New forms of cooperation are needed

Professor Al-Ani works at the Einstein Center Digital Future in Berlin on the application of digital organizational forms and technologies in the sectors of business and politics. He is convinced: “In the digital economy, organizations are built around the talents of employees.” The classic hierarchy in companies and politics has perhaps already passed its peak, he says. “New, more individualized forms of cooperation will complement or even replace them.”

In the digital economy, organizations are built around the talents of employees.

Prof. Dr. Dr. Ayad Al-Ani, organizational researcher at the University of Basel.

What are the reasons for the transformation?

More and more people are taking advantage of new digital opportunities. We communicate with our friends or even with business partners increasingly digitally. More and more aspects of our lives are connected to the online world. We often only notice this when we suddenly no longer have an online connection.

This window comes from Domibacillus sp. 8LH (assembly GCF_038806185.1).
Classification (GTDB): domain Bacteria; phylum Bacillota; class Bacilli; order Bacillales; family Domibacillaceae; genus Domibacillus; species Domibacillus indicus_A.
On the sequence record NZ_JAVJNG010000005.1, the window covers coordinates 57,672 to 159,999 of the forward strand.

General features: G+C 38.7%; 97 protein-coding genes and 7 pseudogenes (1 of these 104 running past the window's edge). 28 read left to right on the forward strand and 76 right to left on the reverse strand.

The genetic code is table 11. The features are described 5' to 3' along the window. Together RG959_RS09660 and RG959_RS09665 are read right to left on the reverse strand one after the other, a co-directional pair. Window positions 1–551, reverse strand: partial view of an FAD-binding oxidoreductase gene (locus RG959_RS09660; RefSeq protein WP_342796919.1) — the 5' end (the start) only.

A company must keep pace with this change. It can tackle digital transformation for several reasons. Internal processes need to be optimized, costs saved. The human resources department, for example, is digitizing all processes into computers. But by far the most likely reason is that a company simply can’t do otherwise: Digitization has become essential for survival.

The employees in a company: They are confronted with a digital transformation

FAQ – Frequently asked questions